Frequently asked questions
Does the vaccine contain the ‘live’ virus? Can it give me or anyone around me COVID-19?
No. The vaccines are designed to produce an immune response to just a small part of the virus, the spike protein. This is the part of the virus that allows it to enter into human cells and cause infection. No whole COVID-19 virus or live virus is used in the vaccines. This means the vaccine cannot give you COVID-19 and does not make you infectious after you have had the vaccine. This means it is also safe for people with a suppressed immune system.
Can I have the flu vaccine at the same time as the Covid-19 vaccine?
It is possible that some people might be able to have their flu and their Covid-19 booster vaccination at the same appointment but this will depend on when their booster vaccination is due.
Does the vaccine cure COVID-19 if you are positive?
You should not have the vaccine if you have had confirmed COVID-19 infection in the previous 28 days unless you are advised by your doctor that it is suitable for you to do so.
Is the vaccine suitable for vegans?
There are no animal products listed in the ingredients.
Will the vaccine affect my fertility?
There is no need to avoid pregnancy after COVID-19 vaccination. There is no evidence that COVID-19 vaccines have any effect on fertility or your chances of becoming pregnant.
Does the vaccine cause blood clots?
The Medicines and Healthcare Regulatory Agency (MHRA) is carrying out a detailed review of reports of an extremely rare blood clotting problem affecting a very small number of people who had the Oxford/AstraZeneca vaccine. It's not yet clear why it affects some people.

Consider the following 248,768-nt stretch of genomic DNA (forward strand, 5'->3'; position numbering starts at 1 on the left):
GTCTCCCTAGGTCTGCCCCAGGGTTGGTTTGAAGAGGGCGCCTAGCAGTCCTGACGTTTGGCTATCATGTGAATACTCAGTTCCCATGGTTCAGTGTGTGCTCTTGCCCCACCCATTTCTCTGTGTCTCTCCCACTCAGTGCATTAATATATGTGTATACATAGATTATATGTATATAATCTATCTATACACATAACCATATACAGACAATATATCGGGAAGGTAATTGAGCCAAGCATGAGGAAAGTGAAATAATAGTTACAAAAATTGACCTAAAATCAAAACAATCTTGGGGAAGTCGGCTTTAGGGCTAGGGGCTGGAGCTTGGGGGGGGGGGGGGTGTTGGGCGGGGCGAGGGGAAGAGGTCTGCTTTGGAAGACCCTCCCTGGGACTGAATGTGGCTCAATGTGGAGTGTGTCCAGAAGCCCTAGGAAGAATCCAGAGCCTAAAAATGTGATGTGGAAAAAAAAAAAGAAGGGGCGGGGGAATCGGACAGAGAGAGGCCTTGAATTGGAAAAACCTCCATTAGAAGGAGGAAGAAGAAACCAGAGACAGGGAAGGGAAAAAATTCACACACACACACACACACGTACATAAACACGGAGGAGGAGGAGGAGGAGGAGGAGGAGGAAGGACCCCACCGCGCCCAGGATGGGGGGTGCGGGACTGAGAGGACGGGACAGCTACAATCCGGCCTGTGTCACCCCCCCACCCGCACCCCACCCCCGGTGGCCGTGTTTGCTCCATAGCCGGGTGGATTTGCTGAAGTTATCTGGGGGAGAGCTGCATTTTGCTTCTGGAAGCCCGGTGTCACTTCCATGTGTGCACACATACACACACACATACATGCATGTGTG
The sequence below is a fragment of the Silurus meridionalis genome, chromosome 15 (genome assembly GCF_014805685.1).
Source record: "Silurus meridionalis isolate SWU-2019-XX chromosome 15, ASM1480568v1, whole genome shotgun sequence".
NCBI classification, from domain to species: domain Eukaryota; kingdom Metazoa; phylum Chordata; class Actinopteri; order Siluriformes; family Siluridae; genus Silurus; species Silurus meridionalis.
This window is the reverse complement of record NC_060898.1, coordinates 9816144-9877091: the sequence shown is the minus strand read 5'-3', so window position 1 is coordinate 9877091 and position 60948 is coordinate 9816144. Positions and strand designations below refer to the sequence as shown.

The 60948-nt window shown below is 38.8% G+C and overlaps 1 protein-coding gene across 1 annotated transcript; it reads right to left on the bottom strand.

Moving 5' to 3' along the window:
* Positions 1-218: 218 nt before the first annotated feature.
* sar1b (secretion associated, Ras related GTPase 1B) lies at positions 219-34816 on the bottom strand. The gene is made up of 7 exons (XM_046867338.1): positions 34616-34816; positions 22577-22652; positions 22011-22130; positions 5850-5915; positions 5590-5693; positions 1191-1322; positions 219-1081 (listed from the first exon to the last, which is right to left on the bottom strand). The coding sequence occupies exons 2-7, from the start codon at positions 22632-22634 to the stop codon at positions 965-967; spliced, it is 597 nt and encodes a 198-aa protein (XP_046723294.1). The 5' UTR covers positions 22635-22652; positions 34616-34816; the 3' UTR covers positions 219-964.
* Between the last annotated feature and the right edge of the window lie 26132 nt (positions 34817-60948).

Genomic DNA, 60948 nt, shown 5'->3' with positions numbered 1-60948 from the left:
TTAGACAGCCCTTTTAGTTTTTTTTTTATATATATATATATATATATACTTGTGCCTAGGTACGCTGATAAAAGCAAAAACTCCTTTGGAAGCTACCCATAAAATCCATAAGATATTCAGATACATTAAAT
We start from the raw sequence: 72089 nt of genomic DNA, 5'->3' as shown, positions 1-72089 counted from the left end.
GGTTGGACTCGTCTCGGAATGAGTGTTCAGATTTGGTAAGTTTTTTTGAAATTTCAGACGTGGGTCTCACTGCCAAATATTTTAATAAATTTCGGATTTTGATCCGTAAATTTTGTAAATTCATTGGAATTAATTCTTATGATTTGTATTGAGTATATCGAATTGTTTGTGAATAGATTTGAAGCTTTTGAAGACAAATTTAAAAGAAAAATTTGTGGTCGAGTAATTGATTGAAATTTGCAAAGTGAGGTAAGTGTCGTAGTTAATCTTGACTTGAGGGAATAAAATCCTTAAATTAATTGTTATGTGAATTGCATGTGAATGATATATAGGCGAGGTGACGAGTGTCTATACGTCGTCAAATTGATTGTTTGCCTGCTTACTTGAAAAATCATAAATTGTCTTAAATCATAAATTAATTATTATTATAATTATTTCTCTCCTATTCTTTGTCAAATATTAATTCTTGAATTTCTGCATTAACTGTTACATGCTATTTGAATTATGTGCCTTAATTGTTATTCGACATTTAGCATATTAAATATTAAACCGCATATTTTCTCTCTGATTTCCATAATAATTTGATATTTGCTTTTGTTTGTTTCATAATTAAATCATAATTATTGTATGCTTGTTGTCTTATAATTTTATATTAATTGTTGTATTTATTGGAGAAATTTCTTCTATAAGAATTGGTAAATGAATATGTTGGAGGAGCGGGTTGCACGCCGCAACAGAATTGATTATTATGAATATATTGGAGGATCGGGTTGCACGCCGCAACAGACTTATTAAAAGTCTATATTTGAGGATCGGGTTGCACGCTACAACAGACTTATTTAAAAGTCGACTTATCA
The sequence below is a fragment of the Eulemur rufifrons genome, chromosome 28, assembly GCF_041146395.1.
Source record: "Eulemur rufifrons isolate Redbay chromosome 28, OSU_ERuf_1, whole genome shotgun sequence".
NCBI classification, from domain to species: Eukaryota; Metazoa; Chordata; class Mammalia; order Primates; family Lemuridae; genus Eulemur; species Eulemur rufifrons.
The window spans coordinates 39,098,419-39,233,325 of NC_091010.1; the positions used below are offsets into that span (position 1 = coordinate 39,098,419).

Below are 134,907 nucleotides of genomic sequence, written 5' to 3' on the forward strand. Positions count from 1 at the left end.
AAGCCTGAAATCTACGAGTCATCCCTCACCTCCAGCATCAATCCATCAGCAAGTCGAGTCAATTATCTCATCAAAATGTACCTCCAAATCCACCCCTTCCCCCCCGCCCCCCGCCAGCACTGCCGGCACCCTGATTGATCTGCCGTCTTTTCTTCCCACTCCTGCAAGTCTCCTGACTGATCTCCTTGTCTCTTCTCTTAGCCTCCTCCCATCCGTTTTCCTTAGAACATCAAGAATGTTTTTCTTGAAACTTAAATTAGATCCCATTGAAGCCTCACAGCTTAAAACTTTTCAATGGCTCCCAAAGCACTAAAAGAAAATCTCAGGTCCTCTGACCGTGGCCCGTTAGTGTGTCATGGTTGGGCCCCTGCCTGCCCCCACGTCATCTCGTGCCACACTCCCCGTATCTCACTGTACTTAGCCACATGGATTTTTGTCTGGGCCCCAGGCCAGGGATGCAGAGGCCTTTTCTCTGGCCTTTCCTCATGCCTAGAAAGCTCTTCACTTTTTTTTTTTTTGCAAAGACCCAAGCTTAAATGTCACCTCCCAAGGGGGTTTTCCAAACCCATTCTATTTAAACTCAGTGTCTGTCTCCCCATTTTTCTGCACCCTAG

The COVID-19 vaccine can help stop you getting seriously ill or dying from COVID-19. For people aged 40 or over and those with other health conditions, the benefits of being vaccinated with the Oxford/AstraZeneca vaccine outweigh any risk of clotting problems.
Is there another way to be vaccinated other than having an injection?
Currently the only way you can be vaccinated is by an injection in your arm. If you are worried about having an injection, please let someone know when you arrive at the vaccination centre and we will do our best to make the process as easy as possible for you.
How long does your immunity against Covid-19 last after you’ve been vaccinated?
It may take a few weeks for your body to build up some protection from the vaccine.
Covid-19 remains a new infection and close observation by experts continues. At this stage it is unclear whether the vaccine will need to given yearly, like the flu vaccine, or less frequently.
Trials for length of vaccine protection continue and will also inform how vaccination for Covid-19 is recommended in the future.
What should I do if there’s an error on my vaccination record?
Everyone over 12 who has had a COVID-19 vaccination in England can view their record using the NHS COVID Pass web pages or, for those over 13, through the NHS App.
If you have had your vaccination(s) in England but have an error on your record or a missing or incomplete record, please call 119 and ask to be referred to the Vaccination Data Resolution Service (VDRS). The VDRS will then aim to contact you within 5 working days. Please note that you will need to be registered with a GP practice before the VDRS Team can help you.
If you have had your vaccination(s) outside of England, please use the Overseas Vaccine Validation Record Service (OVVRS) – see below.
If you are intending to use your NHS COVID Pass for travel purposes, please confirm your Covid-19 data is correct and up to date in your Covid Pass prior to booking, and if your record isn’t showing correctly, call 119. For any queries relating to incorrect personal information on your patient record (e.g. name, address), please contact your GP practice.
How can I prove I’ve already had a Covid vaccine abroad?
People over 16 years who have had one or more COVID-19 vaccinations abroad that are approved for use in the UK, can book an appointment at a vaccination site via the NHS website to show evidence of their vaccinations and request an update to their vaccination record. This is called the Overseas Vaccine Validation Record Service (OVVRS). A process for under 16-year-olds will be available from mid-March.